What do cats need in their diet?

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Cats require some nutrients that are not essential for other mammals. Many of these essential nutrients are found naturally in animal tissues, reflecting that cats have developed specialised nutrient requirements consistent with the evolutionary influence of a strict carnivore (MacDonald et al., 1984).

In addition, in feeding cats, the nutritional composition and the palatability of the diet are crucial. If unpalatable, cats will refuse to eat and consequently may become deficient in essential nutrients, which may develop into clinical conditions (Zaghini & Biagi, 2005). This highlights the importance of formulating and feeding highly palatable, nutritious diets for cats.

How much protein do cats require?

In the wild, cats would consume a diet of small animal prey, which provides a diet rich in animal protein containing all the essential amino acids (AA) cats require. Studies have determined that today’s pet cats, supplied with complete food in a bowl, have a minimum dietary protein requirement of 25 – 33 g/100g DM (dry matter), depending on their energy requirements (FEDIAF, 2021). This protein requirement is significantly greater than the protein requirement for omnivorous animals, such as dogs and reflects that cats are metabolically adapted to utilise protein/Amino acids to meet their metabolic needs, e.g., direct oxidation for energy and synthesis of glucose (gluconeogenesis) (Russell et al., 2002; Eisert, 2011).

Cat eating from bowl - Cat Nutrition

Which essential amino acids do cats require?

Amino acids are the building blocks of proteins. They are categorised as nutritionally essential Amino acids (must be supplied in the diet) or non-essential Amino acids (synthesised de novo in the body). Adequate supplies of essential Amino acids and non-essential Amino acids are required to maintain optimum health. When formulating a cat’s diet, it is important not just to consider the total protein content or protein digestibility but also to focus on the Amino acids profile of the protein source. Essential Amino acids must be obtained within the diet. Cats and dogs share ten essential Amino acids required in their diet (arginine, histidine, isoleucine, leucine, lysine, methionine, phenylalanine, threonine, tryptophan and valine) (FEDIAF, 2021).

Dietary arginine is significantly important for cats. Both cats and dogs show signs of hyperammonaemia when fed an arginine-free diet, as arginine is involved in removing ammonia from the body. Hyperammonaemia is the elevation of ammonia in the blood and can cause vomiting, weight loss and lethargy. Arginine deficiencies are more severe in cats as a single arginine-free meal can result in clinical symptoms of ammonia toxicity within 2-5 hours of consumption (Morris & Rogers, 1978).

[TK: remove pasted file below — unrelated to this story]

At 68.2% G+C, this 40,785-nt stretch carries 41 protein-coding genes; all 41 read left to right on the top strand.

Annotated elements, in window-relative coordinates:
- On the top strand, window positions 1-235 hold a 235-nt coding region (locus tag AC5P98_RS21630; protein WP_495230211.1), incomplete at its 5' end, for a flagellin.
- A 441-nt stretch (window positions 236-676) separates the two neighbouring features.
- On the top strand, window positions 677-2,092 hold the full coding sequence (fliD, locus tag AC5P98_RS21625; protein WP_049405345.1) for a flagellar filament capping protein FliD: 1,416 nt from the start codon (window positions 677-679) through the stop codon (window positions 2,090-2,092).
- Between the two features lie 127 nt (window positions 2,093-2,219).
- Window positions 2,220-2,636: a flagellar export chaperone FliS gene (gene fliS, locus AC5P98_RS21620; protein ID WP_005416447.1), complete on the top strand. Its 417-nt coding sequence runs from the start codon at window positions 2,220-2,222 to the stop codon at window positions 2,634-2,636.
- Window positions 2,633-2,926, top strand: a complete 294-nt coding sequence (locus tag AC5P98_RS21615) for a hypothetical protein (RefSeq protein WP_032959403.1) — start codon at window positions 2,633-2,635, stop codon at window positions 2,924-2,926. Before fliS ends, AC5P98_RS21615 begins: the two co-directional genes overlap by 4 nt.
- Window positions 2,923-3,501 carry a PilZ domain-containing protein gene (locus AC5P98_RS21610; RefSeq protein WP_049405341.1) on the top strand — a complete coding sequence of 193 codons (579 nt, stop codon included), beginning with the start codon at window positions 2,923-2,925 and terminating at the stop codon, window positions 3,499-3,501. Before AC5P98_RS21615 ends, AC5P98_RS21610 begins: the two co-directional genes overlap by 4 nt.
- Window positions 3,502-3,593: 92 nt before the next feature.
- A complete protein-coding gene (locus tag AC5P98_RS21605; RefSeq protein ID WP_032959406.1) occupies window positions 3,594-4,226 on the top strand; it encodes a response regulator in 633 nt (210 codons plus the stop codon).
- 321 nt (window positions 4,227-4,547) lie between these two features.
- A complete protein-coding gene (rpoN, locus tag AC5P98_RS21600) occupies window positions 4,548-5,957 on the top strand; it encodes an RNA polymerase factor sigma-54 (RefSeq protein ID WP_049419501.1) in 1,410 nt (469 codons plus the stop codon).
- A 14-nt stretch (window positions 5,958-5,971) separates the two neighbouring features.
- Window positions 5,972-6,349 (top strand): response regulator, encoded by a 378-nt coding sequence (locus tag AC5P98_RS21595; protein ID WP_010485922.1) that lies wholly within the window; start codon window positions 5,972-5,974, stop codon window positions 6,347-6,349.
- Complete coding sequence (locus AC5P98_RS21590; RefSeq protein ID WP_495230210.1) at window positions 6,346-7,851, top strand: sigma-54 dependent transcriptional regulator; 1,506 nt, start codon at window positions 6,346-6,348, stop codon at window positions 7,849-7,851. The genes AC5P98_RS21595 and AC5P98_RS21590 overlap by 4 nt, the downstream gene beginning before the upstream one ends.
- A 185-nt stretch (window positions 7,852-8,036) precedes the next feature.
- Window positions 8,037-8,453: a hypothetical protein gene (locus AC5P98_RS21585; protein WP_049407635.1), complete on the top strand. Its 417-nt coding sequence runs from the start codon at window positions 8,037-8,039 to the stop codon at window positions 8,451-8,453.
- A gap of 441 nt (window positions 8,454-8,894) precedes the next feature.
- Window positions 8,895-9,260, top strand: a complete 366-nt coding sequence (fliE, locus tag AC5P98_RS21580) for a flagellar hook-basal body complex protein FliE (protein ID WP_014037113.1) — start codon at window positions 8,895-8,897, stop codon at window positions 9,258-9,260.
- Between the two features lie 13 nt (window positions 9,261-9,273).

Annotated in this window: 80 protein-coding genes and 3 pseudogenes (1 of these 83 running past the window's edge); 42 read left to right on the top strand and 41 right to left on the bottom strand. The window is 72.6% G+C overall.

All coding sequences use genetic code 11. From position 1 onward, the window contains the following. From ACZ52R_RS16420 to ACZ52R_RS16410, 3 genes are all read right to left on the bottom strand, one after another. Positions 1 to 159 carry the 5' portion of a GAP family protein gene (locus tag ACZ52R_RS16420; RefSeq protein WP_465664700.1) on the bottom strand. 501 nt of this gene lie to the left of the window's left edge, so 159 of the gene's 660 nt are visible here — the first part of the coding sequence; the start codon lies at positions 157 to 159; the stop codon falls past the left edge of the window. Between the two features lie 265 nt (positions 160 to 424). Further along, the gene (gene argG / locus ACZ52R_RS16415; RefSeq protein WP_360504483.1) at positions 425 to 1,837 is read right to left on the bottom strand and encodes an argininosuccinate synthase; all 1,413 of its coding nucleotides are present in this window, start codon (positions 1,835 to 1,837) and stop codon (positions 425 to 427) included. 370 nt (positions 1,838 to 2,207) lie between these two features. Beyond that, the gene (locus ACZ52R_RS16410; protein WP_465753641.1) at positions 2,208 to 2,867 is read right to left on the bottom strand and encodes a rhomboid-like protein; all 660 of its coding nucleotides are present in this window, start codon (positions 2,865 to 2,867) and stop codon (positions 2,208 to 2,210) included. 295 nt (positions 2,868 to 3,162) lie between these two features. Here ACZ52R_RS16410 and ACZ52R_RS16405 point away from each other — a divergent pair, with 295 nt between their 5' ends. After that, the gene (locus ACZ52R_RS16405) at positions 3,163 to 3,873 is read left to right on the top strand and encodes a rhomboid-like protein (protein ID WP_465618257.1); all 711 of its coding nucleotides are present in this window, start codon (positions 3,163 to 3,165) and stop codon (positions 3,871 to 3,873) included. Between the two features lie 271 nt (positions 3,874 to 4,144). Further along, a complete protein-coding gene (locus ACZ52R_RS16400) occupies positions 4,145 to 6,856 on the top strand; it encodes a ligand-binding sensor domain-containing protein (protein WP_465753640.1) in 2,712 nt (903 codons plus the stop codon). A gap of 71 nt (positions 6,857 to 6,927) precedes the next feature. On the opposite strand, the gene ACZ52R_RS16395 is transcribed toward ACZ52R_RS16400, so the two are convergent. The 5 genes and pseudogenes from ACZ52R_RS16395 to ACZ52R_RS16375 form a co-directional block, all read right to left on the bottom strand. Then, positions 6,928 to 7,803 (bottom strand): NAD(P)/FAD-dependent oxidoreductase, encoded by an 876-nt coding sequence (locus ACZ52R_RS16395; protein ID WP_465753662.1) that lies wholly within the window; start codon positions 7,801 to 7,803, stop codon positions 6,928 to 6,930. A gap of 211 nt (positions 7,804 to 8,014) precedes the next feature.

In addition to the 10 essential Amino acids shared with dogs, cats additionally require the sulphur-containing Amino acid taurine. This compound is of fundamental importance in pet diets, particularly in cats, as it is involved in the transmission of nerve impulses, synthesis of bile acid and reduction of muscle damage from oxidative stress. Cats have a limited ability to synthesise taurine. Therefore dietary taurine is essential to ensure the requirement is met (Verbrugghe & Bakovic, 2013). In addition, they rely almost exclusively on taurine (rather than utilising the Amino acid glycine) to conjugate bile acids into bile salts, resulting in an obligate loss of taurine in bile. Inadequate supplies of dietary taurine can cause serious physiological problems, for example, retinal degeneration (Hayes et al., 1975) and dilated cardiomyopathy (Pion et al., 1987). Conversely, taurine is not an essential Amino acid in dogs as they have the capacity to synthesise sufficient amounts of taurine from the sulphur-containing Amino acids cysteine and methionine (NRC, 2006).

Both arginine and taurine are found naturally in animal products, highlighting the importance of animal tissues in the cat’s diet.

Why are lipids essential and which fatty acids do cats require?

Lipids constitute a group of organic molecules, which include fats and oils. Dietary lipids are a source of essential fatty acids and concentrated energy since fat provides twice the amount of calories/g compared to protein and carbohydrates. Lipids have an important role as carriers for fat-soluble vitamins and sterols and are components of many hormonal precursors. Additionally, they are utilised to improve dry kibble’s palatability and textural properties (Trevizan & Kessler, 2009).